Trulia released a report Tuesday morning that shows foreign interest in the U.S. real estate market appears to be waning, except in the Washington metro area.
Based on all home searches on its site between April 1 and June 30, the real estate Web site found that foreign searches fell nearly 10 percent year-over-year. Falling home prices had attracted interest from abroad, particularly Canada, the United Kingdom, Germany and Australia. Many investors had viewed American real estate as a safer haven for their money than other investment options.
Now that home prices are on the rise, that interest has cooled, except in the Washington area, which saw a 4.4 percent increase year-over-year.
“D.C. has a different type of attraction for people abroad looking for homes than most other metros do,” said Trulia economist Jed Kolko. “Since D.C. didn’t have the big declines [in price] and is not having now the big rebounds [in price], D.C. got neither the big interest from foreigners nor the more recent drop off. It’s yet another way in which the D.C. market — both the housing market and the economy overall — is often different from the rest of the country and often more stable.”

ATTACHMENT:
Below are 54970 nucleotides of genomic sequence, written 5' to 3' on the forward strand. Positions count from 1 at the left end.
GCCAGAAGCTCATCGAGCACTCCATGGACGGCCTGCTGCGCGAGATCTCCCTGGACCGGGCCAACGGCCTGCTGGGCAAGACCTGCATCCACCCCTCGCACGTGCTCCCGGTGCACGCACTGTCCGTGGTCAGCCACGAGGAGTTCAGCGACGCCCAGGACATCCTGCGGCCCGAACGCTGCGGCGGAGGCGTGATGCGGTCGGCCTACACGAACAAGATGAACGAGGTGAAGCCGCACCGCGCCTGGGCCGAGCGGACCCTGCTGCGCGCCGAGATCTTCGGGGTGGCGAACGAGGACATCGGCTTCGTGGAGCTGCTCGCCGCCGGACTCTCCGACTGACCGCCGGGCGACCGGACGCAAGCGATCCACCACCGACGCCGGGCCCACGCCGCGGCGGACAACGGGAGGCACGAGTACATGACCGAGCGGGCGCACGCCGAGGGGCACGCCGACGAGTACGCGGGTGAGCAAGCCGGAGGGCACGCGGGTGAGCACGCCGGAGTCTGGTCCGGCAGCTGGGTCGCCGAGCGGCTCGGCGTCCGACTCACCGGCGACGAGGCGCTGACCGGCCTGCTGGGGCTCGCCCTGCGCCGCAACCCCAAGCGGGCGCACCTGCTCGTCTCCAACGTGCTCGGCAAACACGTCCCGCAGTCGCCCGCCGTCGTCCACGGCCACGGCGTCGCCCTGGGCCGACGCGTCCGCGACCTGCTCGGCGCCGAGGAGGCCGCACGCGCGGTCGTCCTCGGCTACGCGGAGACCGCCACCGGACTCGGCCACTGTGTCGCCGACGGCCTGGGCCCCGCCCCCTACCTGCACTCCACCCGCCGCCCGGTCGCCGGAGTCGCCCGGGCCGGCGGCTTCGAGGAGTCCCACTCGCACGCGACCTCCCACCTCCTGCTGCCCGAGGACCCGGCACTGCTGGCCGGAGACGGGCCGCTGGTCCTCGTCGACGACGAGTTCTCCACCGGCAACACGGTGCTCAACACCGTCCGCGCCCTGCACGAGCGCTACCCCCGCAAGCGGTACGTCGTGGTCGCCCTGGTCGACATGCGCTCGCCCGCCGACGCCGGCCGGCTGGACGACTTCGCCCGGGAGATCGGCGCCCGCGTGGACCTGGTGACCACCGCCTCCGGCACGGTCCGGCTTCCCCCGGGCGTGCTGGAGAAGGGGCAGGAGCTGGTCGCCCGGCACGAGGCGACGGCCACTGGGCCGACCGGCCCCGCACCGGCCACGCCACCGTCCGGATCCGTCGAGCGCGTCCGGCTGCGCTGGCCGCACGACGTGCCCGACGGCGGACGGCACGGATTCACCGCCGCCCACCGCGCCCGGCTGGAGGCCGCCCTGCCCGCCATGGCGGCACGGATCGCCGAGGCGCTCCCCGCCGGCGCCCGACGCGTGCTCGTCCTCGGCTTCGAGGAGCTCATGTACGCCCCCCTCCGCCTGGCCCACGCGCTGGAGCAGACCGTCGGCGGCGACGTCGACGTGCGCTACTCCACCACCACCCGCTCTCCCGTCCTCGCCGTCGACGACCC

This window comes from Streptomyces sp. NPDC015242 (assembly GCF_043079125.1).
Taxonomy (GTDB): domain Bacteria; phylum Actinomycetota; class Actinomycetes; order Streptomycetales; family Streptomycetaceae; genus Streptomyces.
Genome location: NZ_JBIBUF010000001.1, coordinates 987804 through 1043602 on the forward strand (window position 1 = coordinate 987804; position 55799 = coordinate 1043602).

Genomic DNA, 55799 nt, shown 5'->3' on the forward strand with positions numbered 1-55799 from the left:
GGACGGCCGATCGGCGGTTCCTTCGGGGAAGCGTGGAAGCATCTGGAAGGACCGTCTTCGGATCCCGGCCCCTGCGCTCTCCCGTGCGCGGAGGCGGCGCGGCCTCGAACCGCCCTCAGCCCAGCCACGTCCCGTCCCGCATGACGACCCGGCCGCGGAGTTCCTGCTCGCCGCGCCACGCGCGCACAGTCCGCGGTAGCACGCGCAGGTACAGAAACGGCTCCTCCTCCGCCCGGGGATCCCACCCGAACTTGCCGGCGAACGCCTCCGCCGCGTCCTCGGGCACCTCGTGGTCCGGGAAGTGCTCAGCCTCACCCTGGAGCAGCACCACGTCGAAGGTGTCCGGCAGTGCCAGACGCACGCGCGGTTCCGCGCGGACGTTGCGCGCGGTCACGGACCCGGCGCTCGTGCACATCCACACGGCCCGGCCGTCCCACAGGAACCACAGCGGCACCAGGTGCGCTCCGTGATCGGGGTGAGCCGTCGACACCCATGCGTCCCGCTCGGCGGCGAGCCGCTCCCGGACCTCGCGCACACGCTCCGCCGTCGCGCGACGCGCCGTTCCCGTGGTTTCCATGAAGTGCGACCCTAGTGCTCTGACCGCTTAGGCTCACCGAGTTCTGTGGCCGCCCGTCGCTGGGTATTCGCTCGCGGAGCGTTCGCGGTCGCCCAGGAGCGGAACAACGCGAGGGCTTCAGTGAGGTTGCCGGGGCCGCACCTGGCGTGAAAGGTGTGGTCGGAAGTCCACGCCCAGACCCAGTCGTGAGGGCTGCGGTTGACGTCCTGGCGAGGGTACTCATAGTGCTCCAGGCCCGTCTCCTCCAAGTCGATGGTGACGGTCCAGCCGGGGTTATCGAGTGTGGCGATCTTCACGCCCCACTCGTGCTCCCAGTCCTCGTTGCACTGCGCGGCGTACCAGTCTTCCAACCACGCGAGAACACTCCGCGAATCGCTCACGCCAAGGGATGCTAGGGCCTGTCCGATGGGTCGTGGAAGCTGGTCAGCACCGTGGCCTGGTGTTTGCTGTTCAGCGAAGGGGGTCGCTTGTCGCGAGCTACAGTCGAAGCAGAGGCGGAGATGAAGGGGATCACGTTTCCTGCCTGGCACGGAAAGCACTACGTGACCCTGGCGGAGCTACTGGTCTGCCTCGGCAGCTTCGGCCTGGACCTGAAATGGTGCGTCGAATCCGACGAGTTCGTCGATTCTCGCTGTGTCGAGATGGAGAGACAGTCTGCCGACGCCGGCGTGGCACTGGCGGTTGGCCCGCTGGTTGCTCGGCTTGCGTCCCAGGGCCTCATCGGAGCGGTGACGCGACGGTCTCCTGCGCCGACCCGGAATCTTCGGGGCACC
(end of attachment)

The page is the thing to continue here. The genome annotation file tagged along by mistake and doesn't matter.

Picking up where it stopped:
Kolko noted that the Washington metro area, despite its international community — the embassies, the World Bank, the IMF — doesn’t have as high a share of housing searches as regions such as Miami, Los Angeles and other Florida cities. Most people searching from abroad tend to look for warm weather escapes and well-priced investment properties.
The top 10 foreign searches in the Washington metro area were from, in descending order, the United Kingdom, Canada, Germany, India, France, Italy, Japan, South Korea, China and Australia.
“The fact that South Korea is higher than China, for D.C., that’s unusual,” said Kolko who noted that Virginia’s large South Korean immigrant community no doubt drove that search pattern.
He also pointed out that the only big country that had the Washington area among its top five searches was Nigeria. The region ranked fifth after New York, Los Angeles, Chicago and Atlanta for that African country.
The top Zip codes with the highest share of foreign searches were, in descending order, 20007 (Georgetown/Glover Park), 20016 (Tenleytown/Spring Valley), 20037 (West End/Foggy Bottom), 22102 (McLean, outside Beltway), 22101 (McLean, inside Beltway), 20817 (Bethesda, western Maryland), 22041 (Bailey’s Crossroads), 20008 (Cleveland Park/Woodley Park/Kalorma), 20024 (Southwest Waterfront) and 20816 (Bethesda, southwestern section Maryland).
Kolko noted that the top three Zip codes searched all had universities — Georgetown University, American University and George Washington University — which tends to attract a lot of foreign interest.